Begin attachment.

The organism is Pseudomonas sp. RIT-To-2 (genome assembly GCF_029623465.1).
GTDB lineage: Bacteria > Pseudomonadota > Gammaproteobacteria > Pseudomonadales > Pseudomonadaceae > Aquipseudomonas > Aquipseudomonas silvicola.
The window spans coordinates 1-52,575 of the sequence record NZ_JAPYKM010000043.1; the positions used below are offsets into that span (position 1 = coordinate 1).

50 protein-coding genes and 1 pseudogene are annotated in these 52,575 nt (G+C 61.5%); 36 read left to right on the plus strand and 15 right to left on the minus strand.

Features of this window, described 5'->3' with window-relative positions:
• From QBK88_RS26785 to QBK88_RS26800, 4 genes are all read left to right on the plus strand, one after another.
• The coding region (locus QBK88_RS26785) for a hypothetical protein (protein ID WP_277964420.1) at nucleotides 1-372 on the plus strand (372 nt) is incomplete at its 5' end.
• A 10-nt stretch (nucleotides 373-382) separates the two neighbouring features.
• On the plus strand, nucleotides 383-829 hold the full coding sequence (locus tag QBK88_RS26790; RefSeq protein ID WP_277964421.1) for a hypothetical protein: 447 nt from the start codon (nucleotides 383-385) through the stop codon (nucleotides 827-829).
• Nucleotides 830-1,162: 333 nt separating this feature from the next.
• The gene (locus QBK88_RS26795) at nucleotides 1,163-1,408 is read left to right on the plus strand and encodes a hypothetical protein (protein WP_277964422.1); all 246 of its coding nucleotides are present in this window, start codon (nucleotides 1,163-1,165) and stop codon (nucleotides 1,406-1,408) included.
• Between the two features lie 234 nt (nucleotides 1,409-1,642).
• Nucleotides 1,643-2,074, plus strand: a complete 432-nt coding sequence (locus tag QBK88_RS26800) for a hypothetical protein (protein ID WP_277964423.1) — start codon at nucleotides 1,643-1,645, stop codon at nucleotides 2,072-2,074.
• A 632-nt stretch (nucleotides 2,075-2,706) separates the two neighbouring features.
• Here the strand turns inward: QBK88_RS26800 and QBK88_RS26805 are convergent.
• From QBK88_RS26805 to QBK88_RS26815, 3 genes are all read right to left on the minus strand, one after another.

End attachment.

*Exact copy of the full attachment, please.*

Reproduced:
The organism is Pseudomonas sp. RIT-To-2 (genome assembly GCF_029623465.1).
GTDB lineage: Bacteria > Pseudomonadota > Gammaproteobacteria > Pseudomonadales > Pseudomonadaceae > Aquipseudomonas > Aquipseudomonas silvicola.
The window spans coordinates 1-52,575 of the sequence record NZ_JAPYKM010000043.1; the positions used below are offsets into that span (position 1 = coordinate 1).

50 protein-coding genes and 1 pseudogene are annotated in these 52,575 nt (G+C 61.5%); 36 read left to right on the plus strand and 15 right to left on the minus strand.

Features of this window, described 5'->3' with window-relative positions:
• From QBK88_RS26785 to QBK88_RS26800, 4 genes are all read left to right on the plus strand, one after another.
• The coding region (locus QBK88_RS26785) for a hypothetical protein (protein ID WP_277964420.1) at nucleotides 1-372 on the plus strand (372 nt) is incomplete at its 5' end.
• A 10-nt stretch (nucleotides 373-382) separates the two neighbouring features.
• On the plus strand, nucleotides 383-829 hold the full coding sequence (locus tag QBK88_RS26790; RefSeq protein ID WP_277964421.1) for a hypothetical protein: 447 nt from the start codon (nucleotides 383-385) through the stop codon (nucleotides 827-829).
• Nucleotides 830-1,162: 333 nt separating this feature from the next.
• The gene (locus QBK88_RS26795) at nucleotides 1,163-1,408 is read left to right on the plus strand and encodes a hypothetical protein (protein WP_277964422.1); all 246 of its coding nucleotides are present in this window, start codon (nucleotides 1,163-1,165) and stop codon (nucleotides 1,406-1,408) included.
• Between the two features lie 234 nt (nucleotides 1,409-1,642).
• Nucleotides 1,643-2,074, plus strand: a complete 432-nt coding sequence (locus tag QBK88_RS26800) for a hypothetical protein (protein ID WP_277964423.1) — start codon at nucleotides 1,643-1,645, stop codon at nucleotides 2,072-2,074.
• A 632-nt stretch (nucleotides 2,075-2,706) separates the two neighbouring features.
• Here the strand turns inward: QBK88_RS26800 and QBK88_RS26805 are convergent.
• From QBK88_RS26805 to QBK88_RS26815, 3 genes are all read right to left on the minus strand, one after another.